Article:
SCE&G seeks to increase electricity rates 6.61%
Two and a half years after asking for a nearly 10 percent increase in its electric rate that was later cut in half, South Carolina Electric & Gas Co. again wants to raise the amount its 668,000 electric customers pay.
The Cayce-based utility filed for a 6.61 percent overall rate hike Friday with the S.C. Public Service Commission.
If approved, it would be the 11th increase in SCE&G’s base electric rates in five years, not including four upward rate adjustments to pay for fuel to make power.
At the same time, the company is asking PSC to reduce the fuel cost portion of electric rates to reflect the declining cost of natural gas to produce electricity.
Adjustments to fuel cost usually occur in May, but SCE&G is requesting the reduction now to lessen the impact of the rate increase, said Keller Kissam, SCE&G’s president of retail operations.
With the fuel cost reduction, the overall rate hike on residential customers would come to 4.85 percent, and the monthly bill of a residential customer would spike $6.67 for each 1,000 kilowatts used. That comes out to about $80 a year more for electricity.
The Scana subsidiary is the largest power provider in the Charleston area. About half of its statewide customers live in Berkeley, Charleston, Colleton and Dorchester counties.
The utility said the requested spike in rates is primarily being driven by higher costs associated with reliability of its power grid and regulatory compliance as well as the expiration of a large power sales contract to an out-of-state utility.
“It’s never a good time for an increase,” Kissam said. “I am a customer too.”
But he said the rate hike is necessary to keep the power on.
“Since our last rate filing, we’ve spent nearly $300 million on upgrades and improvements to our electric transmission and distribution system in order to remain in compliance with federal law and to continue providing safe and reliable service to our customers,” said Kissam.
“We’ve also spent millions of dollars putting environmental equipment in service at our Wateree Station power plant to comply with federal air emission standards, and spent another $30 million on other environmental upgrades and projects at our various power plants,” Kissam said. “Plus, our property taxes have increased by $16 million a year.”
He also explained the expiring sales contract along with the recently announced scuttling of older coal-fired power plants and their part in the rate increase.
“When we built our natural-gas-fired Jasper Station power plant, which was put into service in 2004, we were able to create construction-cost efficiencies by building it to a capacity that exceeded our system needs at the time and entering into a long-term contract to sell the excess capacity off system,” Kissam said.
That contract will expire at the end of the year, freeing up 250 megawatts of power that will help replace some of the electric generation lost as SCE&G abandons six aging coal-fired power units by 2018.
The utility will save about $6 million a year by closing its old coal plants, but it will cost about $23 million to replace their lost power.
“We still need power to meet the needs of our customers,” SCE&G spokesman Eric Boomhower said.
The new rate hike request comes two and a half years after SCE&G asked for a 9.52 percent rate increase that brought howls of protest across the state.
One of those who spoke out loudest against the rate increase then was Rob Johnston, vice president of the North Charleston-based global conglomerate The InterTech Group, which invests in utilities as part of its business.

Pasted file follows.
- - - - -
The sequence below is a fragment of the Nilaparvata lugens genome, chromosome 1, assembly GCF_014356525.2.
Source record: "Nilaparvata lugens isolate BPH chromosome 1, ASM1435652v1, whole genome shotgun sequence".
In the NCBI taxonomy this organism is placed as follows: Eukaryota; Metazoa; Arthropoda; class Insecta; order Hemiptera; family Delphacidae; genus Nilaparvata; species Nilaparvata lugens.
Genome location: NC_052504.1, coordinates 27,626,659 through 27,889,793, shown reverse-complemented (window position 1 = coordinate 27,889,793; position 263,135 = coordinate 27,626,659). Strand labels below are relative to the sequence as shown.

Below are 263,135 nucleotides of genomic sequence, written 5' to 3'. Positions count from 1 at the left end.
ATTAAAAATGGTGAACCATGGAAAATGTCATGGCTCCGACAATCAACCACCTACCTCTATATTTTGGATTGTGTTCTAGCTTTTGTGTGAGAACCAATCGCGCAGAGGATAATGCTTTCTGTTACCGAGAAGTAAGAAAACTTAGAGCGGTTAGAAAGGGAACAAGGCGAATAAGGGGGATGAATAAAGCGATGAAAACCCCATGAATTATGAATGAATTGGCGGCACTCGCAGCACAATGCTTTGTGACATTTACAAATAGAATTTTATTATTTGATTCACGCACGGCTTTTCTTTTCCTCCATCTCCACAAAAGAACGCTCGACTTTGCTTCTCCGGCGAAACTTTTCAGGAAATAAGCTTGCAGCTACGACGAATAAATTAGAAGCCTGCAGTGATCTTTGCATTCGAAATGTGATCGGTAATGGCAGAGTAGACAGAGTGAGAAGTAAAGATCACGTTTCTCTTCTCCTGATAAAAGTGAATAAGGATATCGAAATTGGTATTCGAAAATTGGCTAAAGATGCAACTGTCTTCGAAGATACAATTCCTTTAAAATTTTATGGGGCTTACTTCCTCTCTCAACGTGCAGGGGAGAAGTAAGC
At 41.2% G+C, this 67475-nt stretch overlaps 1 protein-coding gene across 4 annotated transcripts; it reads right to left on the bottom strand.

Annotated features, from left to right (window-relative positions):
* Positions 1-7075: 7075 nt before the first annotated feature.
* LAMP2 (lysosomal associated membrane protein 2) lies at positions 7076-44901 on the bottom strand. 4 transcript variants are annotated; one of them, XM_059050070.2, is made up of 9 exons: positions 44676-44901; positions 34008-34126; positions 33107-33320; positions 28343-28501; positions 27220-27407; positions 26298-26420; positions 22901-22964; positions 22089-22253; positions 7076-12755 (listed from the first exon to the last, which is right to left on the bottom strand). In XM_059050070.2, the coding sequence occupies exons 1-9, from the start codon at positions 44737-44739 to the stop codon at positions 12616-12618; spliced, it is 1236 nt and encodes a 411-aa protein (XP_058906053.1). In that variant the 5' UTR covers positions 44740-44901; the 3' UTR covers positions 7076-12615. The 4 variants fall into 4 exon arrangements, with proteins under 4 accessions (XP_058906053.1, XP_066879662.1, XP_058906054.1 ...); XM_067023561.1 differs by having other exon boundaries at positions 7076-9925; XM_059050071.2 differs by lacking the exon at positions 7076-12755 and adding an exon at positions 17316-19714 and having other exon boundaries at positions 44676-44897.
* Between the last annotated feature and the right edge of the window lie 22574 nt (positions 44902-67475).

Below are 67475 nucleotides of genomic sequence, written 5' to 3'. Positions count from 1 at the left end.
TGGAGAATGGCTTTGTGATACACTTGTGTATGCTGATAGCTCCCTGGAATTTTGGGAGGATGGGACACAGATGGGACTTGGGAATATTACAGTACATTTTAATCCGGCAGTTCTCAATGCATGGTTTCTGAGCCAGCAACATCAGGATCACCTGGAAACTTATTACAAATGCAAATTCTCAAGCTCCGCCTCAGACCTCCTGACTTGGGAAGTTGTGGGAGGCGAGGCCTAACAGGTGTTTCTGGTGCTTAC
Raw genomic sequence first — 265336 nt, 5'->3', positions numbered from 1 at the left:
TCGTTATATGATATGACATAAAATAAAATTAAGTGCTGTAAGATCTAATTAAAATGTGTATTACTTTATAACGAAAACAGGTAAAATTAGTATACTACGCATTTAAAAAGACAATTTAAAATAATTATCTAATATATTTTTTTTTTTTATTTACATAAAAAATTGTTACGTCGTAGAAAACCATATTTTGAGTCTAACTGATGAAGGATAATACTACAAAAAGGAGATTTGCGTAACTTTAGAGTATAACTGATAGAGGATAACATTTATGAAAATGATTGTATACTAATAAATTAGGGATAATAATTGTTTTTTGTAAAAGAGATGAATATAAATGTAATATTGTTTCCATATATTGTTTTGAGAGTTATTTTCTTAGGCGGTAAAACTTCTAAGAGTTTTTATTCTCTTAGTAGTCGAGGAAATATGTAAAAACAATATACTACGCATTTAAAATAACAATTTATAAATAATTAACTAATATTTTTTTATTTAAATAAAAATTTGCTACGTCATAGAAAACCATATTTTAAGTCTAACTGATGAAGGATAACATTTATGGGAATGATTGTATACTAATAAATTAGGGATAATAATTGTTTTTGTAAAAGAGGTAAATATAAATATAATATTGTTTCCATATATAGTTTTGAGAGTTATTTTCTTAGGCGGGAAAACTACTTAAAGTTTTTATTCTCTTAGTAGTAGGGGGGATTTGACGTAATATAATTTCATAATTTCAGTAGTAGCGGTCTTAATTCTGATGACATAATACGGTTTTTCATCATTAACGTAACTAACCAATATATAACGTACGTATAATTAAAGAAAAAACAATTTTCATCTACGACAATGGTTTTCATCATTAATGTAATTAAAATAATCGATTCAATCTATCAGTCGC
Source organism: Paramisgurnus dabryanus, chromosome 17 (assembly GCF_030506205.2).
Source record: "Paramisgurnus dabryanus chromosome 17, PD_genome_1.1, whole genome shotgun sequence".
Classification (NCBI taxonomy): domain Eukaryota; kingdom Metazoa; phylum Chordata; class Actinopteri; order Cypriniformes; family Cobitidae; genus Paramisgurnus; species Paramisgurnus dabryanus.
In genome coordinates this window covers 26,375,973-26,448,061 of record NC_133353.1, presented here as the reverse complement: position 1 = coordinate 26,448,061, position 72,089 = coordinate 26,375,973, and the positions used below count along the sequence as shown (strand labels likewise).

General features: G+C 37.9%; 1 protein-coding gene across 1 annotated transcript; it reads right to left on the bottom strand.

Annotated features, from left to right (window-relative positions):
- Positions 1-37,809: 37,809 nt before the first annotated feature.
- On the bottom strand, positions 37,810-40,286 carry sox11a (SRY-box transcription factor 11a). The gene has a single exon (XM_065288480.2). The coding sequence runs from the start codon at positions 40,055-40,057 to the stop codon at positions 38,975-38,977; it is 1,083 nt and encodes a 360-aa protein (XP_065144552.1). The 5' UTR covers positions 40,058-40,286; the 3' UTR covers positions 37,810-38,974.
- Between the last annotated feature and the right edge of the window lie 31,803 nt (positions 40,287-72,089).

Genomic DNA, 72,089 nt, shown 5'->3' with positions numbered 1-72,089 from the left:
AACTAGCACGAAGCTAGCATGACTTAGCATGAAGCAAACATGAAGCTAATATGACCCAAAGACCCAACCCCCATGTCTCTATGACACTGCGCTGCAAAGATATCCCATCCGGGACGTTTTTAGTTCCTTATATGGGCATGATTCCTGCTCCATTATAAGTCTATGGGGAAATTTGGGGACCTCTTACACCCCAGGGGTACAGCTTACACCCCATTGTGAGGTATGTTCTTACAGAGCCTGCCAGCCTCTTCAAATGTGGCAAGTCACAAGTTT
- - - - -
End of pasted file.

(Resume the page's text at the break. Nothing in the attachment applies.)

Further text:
On Friday, he came out against the latest rate hike as well.
“They continue to pillage the ratepayers,” Johnston said. “I don’t see how in good conscience they can ask for anything.”
For small-business owners, such as Kelly Williams of Charleston Florist, the increase will hurt on multiple fronts. Williams said her business had its most expensive electric bill ever last month — $700 — well before the new rates would take effect.
But the increases affect business doubly, by raising home electric bills and eating up some of her customers’ expendable cash.
“(Flowers are) what you would consider a luxury item, so my customers, when their bills go up, it’ll affect how much extra income they can spend with me,” Williams said. “I’m not a grocery store; you don’t need me. I’m usually everybody’s leftover money.”
Across the street, Brad Rickenbaker, the owner of Joint Venture Jewelry, and Rick Reinert, an owner of Reinert LePrince Fine Art, said the 1.36 percent increase for small businesses probably wouldn’t affect their stores’ bottom lines very much.
“I guess that’s the cost of doing business,” Rickenbaker said.
At home, though, he expected the impact to be more significant, especially in the summer, a point particularly poignant in Friday’s near-record temperatures.
“That’s a pretty big jump,” he said. “(Especially) trying to heat and air condition in the Lowcountry heat.”
The proposed rate increase will be in addition to the annual rate hikes averaging 2.36 percent through 2018 to pay for the $10 billion construction costs of two new nuclear units SCE&G is building at the V.C. Summer nuclear plant north of Columbia. The project is in conjunction with state-owned utility Santee Cooper, which owns 45 percent of the two new units.
SCE&G customers can expect another 1.18 percent increase in their power bills next month. That’s when the final phase of a three-year overall 4.88 percent rate hike approved by the Public Service Commission two years ago today will take effect.
A public hearing on SCE&G’s latest rate request is expected in the fall. If the rate hike is approved, it would take effect in January.
Thad Moore contributed to this report. Reach Warren L. Wise at 937-5524 or twitter.com/warrenlancewise.